processes. Particular attention is given to practical application
of learning and cognitive theory on a variety of settings. She is
required to observe behavior and analyze learning and cognitive processes
underlying this behavior. She explores how variations in cultural
contexts may influence learning processes. 4 Credits. Prereq- PSY
250. Usually offered Fall, Spring.
conjunction with the faculty advisor and Internship office personnel,
the student selects a psychological setting within the community for
an internship. Under the direction of professionals, she demonstrates
her abilities in social interaction, problem solving, global perspectives,
or analysis, as outlined by her faculty mentor. She participates in
an on-campus seminar which accompanies this experience. 4 Credits.
Prereq- Advanced standing; Departmental consent. Usually offered Fall,
385: Issues in Alcohol and Drug Treatment
course is designed to meet some of the critical requirements for CADC
II (Certified Alcohol and Drug Counselor) certification. The student
applies various theoretical perspectives to form the foundation for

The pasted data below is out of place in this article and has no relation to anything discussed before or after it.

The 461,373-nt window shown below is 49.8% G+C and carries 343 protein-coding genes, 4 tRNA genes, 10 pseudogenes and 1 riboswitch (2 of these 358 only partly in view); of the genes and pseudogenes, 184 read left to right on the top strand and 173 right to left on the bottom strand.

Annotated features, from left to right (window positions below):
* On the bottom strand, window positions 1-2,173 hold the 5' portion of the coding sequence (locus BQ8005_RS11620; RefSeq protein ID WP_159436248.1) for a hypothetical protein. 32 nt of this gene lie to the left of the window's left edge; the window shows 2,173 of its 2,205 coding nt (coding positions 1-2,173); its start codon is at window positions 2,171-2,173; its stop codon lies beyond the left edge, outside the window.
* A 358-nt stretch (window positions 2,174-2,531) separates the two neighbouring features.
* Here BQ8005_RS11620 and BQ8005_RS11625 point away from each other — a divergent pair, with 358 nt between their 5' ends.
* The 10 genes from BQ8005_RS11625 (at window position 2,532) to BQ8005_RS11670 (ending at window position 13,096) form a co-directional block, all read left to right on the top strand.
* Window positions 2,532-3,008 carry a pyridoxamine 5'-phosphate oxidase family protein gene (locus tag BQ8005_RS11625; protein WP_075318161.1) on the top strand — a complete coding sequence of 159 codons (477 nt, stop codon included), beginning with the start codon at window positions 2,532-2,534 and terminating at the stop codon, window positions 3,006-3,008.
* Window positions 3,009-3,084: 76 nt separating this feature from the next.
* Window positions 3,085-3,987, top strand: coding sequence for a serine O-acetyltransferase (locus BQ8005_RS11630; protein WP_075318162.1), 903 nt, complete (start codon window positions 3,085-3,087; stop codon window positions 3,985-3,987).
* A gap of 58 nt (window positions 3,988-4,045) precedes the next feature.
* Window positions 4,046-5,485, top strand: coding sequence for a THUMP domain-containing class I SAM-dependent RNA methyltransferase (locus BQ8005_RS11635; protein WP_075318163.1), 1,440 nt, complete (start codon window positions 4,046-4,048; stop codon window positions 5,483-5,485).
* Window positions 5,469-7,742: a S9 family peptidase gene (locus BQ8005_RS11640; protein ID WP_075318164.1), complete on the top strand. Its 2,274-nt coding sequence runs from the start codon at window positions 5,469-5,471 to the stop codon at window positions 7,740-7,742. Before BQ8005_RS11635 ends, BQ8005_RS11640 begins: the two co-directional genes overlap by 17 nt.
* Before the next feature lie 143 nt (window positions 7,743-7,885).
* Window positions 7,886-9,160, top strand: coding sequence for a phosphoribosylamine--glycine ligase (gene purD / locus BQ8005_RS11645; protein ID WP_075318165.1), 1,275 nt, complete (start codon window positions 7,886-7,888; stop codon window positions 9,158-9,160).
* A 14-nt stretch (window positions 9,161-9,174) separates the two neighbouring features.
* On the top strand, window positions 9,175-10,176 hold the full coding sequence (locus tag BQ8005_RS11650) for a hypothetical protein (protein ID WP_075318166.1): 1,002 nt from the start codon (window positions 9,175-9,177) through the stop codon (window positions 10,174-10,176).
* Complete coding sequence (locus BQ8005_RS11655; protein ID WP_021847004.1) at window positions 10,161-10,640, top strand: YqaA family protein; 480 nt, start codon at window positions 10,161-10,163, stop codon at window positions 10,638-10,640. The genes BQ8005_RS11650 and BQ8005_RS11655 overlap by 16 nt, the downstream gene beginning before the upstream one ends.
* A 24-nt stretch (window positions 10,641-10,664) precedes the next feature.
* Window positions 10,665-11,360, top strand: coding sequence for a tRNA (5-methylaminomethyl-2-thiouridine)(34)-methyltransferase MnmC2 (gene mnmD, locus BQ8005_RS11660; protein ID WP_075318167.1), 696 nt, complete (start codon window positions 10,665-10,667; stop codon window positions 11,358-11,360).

coherent approaches to understanding, identifying, and facilitating
changes in behavior and thinking related to substance abuse. She analyzes
and applies regulations and ethical guidelines as guides for her practice
as a CADC II counselor. She integrates her knowledge of service systems
to make appropriate referrals for clients and their families. This
course is taken concurrently with an internship at a designated Alcohol
and Drug Addiction (AODA) treatment site with a supervisor who is
CADC II or III certified. 2 credits. Prereq - BSC 215; PSY 250; concurrent
registrtion in PDC/PSY 383. Usually offered Fall, Spring.
390: Case Management
course focuses on case management within a variety of human service
organizations, The student explores how to assess and address client
concerns through a working alliance with the client. She considers
various models of case management and the ethical standards that guide
this type of work. She also studies how to help clients access community
resources through the building of functional community networks. Further,
she explores what it means to be an active agent of systemic change,
particularly through the knowledge gained from the unique vantage
points of a caseworker. Throughout the semester, the student develops